Notice 2018-99 provides a four-step methodology for determining these expenses that is deemed to be a reasonable method:

  • Step 1. Calculate the disallowance for reserved employee spots. Determine the percentage of the total parking spots which are reserved exclusively for employees and use this percentage to determine the nondeductible expense under Section 274(a)(4).
  • Step 2. Determine the primary use of remaining spots (Primary Use Test). If the primary use of the remaining parking spots in the parking facility is to provide parking to the general public, then the remaining total parking expenses for the parking facility are excepted from the Section 274(a) disallowance by the general public exception under Section 274(e)(7).  “Primary use” means greater than 50% of actual or estimated usage of the parking spots in the parking facility. 
  • Step 3. Calculate the allowance for reserved nonemployee spots. If the primary use of a taxpayer’s remaining parking spots is not to provide parking to the general public, the taxpayer may identify the number of spots in the parking facility, or the taxpayer’s portion thereof, exclusively reserved for nonemployees. The percentage of expenses allocated to these nonemployee spots remains deductible.
  • Step 4. Determine remaining use and allocable expenses. If the taxpayer completes steps 1-3 in the methodology above and has any remaining parking expenses not specifically categorized as deductible or nondeductible, the taxpayer must reasonably determine the employee use of the remaining parking spots during normal business hours on a typical business day.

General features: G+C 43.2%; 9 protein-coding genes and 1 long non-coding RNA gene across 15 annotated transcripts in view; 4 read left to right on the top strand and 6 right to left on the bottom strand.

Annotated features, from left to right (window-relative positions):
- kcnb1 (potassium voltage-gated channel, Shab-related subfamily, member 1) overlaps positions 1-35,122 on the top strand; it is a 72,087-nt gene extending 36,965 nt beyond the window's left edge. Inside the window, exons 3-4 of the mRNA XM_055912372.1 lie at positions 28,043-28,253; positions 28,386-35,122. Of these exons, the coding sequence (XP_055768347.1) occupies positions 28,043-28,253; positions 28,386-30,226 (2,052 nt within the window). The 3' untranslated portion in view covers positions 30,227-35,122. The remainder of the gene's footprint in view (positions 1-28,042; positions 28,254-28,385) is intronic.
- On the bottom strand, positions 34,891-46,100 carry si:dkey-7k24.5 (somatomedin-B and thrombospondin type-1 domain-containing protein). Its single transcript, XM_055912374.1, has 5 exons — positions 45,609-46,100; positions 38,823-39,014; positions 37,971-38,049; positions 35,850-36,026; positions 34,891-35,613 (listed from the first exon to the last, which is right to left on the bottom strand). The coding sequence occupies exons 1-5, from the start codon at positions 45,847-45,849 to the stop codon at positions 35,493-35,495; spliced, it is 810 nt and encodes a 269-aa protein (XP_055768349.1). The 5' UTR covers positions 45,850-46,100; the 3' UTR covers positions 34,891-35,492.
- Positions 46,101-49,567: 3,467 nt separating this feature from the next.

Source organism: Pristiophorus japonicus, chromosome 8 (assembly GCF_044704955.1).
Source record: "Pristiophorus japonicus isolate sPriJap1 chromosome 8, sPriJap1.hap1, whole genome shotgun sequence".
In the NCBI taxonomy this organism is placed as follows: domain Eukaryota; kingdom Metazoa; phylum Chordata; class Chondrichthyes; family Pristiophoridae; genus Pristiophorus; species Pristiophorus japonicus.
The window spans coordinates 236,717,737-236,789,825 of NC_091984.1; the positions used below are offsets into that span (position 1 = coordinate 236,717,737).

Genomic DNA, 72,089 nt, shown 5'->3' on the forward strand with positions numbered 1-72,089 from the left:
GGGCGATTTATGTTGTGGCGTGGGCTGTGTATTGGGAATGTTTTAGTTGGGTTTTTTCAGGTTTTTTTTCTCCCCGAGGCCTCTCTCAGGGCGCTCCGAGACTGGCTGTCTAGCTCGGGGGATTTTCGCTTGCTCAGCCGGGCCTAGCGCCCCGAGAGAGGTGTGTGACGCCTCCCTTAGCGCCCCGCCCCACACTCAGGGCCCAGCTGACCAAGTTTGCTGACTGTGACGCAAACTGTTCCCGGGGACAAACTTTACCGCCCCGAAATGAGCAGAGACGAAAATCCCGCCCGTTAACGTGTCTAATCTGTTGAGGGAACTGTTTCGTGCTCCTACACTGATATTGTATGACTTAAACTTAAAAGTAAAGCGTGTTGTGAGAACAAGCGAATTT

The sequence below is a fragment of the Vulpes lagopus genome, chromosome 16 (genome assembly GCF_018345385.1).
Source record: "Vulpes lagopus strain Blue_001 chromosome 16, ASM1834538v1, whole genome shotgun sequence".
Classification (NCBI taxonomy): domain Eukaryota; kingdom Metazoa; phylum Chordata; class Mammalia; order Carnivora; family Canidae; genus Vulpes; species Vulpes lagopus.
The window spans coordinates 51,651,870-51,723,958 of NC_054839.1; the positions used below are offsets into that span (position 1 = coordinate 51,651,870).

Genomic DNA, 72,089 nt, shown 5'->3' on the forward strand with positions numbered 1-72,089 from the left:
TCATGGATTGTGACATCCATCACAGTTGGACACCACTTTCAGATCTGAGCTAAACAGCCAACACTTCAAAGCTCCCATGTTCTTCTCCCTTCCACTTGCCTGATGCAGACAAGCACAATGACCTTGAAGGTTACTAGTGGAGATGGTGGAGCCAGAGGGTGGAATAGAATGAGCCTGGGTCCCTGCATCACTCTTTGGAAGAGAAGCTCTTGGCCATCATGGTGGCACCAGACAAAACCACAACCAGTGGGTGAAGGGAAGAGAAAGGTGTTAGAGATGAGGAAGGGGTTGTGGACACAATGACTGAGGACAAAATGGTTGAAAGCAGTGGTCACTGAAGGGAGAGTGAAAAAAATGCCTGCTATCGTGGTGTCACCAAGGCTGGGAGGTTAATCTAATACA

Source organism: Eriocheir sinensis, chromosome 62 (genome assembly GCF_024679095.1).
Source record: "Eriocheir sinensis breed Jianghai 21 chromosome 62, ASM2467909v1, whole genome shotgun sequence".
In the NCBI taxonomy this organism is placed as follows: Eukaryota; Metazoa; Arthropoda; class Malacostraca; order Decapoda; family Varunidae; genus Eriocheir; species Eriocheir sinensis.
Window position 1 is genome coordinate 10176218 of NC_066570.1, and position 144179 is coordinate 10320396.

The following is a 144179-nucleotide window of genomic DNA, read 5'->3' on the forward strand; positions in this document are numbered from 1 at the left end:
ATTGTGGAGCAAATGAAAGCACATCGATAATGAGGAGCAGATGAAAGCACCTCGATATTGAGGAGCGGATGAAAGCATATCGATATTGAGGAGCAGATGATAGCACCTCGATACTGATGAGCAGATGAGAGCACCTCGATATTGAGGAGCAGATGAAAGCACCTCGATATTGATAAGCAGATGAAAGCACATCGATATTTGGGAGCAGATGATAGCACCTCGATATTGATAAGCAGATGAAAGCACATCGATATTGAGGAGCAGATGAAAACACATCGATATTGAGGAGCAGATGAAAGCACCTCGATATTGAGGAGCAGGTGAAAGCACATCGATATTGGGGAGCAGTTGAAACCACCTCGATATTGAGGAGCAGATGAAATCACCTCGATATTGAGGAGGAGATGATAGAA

Until March 31, 2019, taxpayers that have reserved employee spots as defined in this notice may change their parking arrangements (changing signage, access, etc.) to decrease or eliminate their reserved employee spots and treat those parking spots as not reserved employee spots for purposes of this notice retroactively to January 1, 2018.

Notice 2018-99 also announces that the Department of the Treasury and the IRS intend to publish proposed regulations under IRC Sections 274 and 512. The proposed regulations will include guidance on the determination of nondeductible parking expenses and other expenses for QTFs and the calculation of increased UBTI attributable to QTFs.

A second notice, Notice 2018-100, provides relief for tax-exempt organizations from any additions to tax for underpayment of estimated income tax for the portion of unrelated business income tax related to providing these qualified transportation fringe benefits to their employees. This relief applies to all taxable QTFs, not just the ones related to parking.

 

Cindy Feder is a Senior Tax Manager and a member of the Personal Wealth Advisors Group. She is also a member of the firm’s Philanthropy and Charitable Giving Practice.